Fifth Third still owes the federal reserve $25,000 dollars.  That money will have to come from more profitable loans.  So no matter what, no money was created without a debt, and nobody made any money without themselves or someone else going into debt.  As you can see from these examples and the explanations, any dollars you manage to save, must be at the expense of someone else going into debt.

How money is created: As a debt

Not a lot of people sit around and wonder how money is created, but for some reason I did.  I found my answer and thought I would share it with you.  In our economy, money is created by borrowing it.  The story of money creation starts when someone wants to take out a loan.  Say you want to borrow twenty-thousand dollars to buy a car.  You go down to Bank of America (BofA) and take out a loan.  They then put that money into the auto dealer’s bank account and you drive off the lot with a new car.  At this point:

  • You are twenty thousand dollars in debt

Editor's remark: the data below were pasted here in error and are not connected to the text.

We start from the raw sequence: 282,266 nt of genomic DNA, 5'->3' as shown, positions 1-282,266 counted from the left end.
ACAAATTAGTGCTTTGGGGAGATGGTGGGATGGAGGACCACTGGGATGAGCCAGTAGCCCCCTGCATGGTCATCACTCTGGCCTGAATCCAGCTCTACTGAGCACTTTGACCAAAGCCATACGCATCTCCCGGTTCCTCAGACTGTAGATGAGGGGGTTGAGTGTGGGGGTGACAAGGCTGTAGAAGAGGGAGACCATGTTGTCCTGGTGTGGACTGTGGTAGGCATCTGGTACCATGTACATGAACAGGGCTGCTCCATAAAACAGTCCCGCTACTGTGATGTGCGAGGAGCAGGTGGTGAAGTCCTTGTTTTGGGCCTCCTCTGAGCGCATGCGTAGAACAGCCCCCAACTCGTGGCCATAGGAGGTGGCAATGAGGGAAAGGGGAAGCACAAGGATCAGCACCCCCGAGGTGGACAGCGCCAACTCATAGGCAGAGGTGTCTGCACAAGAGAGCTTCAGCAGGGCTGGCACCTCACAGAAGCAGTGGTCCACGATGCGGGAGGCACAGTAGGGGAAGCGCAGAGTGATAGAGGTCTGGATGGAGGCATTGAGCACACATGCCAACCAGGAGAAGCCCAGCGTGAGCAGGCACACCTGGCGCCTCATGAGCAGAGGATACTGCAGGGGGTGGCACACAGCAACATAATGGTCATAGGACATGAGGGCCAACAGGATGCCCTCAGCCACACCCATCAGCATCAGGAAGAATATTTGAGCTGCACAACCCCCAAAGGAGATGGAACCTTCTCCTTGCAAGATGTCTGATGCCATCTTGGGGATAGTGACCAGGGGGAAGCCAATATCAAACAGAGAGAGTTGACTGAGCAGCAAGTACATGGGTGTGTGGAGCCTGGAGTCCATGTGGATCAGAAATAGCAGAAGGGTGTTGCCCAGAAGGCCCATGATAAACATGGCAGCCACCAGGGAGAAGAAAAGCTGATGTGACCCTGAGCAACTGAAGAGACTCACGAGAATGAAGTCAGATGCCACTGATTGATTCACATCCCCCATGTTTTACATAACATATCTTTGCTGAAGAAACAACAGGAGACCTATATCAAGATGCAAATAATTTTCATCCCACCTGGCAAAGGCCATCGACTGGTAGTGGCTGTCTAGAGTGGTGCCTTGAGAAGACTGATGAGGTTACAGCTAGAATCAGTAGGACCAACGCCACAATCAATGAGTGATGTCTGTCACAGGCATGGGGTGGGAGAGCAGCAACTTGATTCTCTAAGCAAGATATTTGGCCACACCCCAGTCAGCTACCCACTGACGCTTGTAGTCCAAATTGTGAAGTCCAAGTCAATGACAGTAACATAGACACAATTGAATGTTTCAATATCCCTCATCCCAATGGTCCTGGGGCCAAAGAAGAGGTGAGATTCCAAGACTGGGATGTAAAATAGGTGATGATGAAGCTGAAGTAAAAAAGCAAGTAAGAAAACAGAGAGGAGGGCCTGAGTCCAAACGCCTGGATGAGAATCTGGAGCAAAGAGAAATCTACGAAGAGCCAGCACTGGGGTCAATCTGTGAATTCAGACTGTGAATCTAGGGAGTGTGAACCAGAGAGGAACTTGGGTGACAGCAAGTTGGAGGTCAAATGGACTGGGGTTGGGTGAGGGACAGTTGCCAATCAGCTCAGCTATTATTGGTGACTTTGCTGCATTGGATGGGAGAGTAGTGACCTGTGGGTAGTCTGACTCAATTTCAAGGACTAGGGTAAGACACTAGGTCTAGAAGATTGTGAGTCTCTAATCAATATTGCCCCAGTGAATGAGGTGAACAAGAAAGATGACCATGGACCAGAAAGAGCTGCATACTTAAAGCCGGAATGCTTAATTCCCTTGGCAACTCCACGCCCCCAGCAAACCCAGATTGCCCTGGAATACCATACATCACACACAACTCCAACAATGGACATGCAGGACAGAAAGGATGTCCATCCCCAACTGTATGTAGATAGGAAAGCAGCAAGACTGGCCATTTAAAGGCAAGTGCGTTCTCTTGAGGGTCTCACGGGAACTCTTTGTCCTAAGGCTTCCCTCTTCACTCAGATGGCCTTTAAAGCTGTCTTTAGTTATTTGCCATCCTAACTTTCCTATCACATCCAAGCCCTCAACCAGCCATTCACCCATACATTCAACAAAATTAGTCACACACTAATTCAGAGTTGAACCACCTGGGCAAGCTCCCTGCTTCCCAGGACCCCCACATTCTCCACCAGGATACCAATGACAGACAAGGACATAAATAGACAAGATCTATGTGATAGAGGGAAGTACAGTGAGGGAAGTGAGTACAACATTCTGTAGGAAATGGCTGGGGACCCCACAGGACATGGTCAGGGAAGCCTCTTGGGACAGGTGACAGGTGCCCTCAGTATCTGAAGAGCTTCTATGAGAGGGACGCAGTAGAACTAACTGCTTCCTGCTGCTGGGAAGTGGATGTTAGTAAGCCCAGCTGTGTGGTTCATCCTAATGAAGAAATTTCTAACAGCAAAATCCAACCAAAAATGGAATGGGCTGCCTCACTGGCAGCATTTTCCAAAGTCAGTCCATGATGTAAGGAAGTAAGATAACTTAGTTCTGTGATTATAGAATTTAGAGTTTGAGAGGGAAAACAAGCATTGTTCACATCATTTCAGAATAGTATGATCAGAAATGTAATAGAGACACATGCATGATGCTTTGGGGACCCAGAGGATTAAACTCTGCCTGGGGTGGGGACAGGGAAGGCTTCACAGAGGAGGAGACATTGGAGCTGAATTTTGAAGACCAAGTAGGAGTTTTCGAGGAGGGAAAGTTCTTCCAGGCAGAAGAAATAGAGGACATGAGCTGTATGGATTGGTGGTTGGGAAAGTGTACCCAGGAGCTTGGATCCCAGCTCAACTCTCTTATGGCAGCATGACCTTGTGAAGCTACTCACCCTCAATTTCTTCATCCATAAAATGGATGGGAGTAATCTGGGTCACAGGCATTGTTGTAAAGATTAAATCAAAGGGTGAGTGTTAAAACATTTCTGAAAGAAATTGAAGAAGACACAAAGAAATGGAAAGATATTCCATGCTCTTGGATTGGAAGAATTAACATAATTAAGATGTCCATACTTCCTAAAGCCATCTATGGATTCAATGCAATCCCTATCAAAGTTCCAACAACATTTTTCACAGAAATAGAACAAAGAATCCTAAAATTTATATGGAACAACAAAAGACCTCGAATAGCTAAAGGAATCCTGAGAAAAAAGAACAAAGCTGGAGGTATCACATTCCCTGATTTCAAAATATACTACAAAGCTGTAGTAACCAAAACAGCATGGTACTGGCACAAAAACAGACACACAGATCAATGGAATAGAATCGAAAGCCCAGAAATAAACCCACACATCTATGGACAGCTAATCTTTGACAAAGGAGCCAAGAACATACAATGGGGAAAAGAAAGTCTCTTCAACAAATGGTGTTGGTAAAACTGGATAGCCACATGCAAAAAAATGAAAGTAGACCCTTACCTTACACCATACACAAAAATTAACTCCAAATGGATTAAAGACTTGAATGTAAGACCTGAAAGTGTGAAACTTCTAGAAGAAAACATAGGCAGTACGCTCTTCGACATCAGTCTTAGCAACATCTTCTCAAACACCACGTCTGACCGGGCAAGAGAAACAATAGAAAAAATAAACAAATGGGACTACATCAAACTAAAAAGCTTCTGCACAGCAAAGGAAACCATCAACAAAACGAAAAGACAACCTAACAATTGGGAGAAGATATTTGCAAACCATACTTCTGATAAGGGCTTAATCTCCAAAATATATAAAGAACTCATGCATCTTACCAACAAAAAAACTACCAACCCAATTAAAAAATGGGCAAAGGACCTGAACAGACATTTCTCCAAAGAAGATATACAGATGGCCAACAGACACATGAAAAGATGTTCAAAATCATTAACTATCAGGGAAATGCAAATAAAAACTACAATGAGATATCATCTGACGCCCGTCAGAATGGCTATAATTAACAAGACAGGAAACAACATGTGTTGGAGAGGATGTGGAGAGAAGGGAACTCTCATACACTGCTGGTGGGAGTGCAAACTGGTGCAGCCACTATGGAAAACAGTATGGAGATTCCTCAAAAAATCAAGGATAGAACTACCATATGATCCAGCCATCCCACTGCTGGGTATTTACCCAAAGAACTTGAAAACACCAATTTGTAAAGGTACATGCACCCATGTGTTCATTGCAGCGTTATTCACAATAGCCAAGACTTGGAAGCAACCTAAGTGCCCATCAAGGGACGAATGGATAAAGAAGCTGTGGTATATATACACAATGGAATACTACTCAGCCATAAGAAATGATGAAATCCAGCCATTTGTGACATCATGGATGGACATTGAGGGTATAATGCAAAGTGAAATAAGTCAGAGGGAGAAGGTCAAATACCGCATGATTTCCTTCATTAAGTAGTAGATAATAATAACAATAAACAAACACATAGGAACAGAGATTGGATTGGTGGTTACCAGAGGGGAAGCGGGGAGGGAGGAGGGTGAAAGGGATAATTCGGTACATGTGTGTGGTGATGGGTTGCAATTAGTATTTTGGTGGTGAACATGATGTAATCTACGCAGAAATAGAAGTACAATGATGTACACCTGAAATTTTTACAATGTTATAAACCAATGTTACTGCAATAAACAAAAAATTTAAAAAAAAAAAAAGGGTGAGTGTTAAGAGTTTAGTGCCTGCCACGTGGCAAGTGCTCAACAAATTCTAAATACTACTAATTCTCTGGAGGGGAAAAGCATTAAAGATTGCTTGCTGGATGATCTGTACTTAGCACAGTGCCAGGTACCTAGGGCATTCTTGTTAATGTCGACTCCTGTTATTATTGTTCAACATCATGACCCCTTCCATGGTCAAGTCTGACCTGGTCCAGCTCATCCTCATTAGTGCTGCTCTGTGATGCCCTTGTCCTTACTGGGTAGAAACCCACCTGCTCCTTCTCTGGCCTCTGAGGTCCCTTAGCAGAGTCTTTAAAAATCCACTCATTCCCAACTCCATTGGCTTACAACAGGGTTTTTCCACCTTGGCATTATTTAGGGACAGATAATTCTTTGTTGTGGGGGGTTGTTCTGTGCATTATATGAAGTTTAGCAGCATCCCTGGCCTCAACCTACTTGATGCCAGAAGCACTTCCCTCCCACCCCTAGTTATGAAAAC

• The auto dealership is twenty thousand dollars richer
  • BofA has twenty thousand less dollars, but have a twenty thousand dollar asset (your loan) which nets to zero(not counting interest).

This is an example of money being created using the Money Multiplier concept.  If you add up all the money spent and borrowed, it equals the amount that was earned and is owed.  However, until that loan is paid off there is now extra money in the economy rather than sitting in a bank account.  Now, let’s say that BofA didn’t have the money to loan you.  That’s no problem, they can just borrow that money from the federal reserve.  Before BofA gives you the money, they go to the federal reserve and borrow twenty-thousand dollars.  The federal reserve goes *poof* and money is deposited into BofA’s account, then they give it to you, and you give it to the auto dealership.   In this case,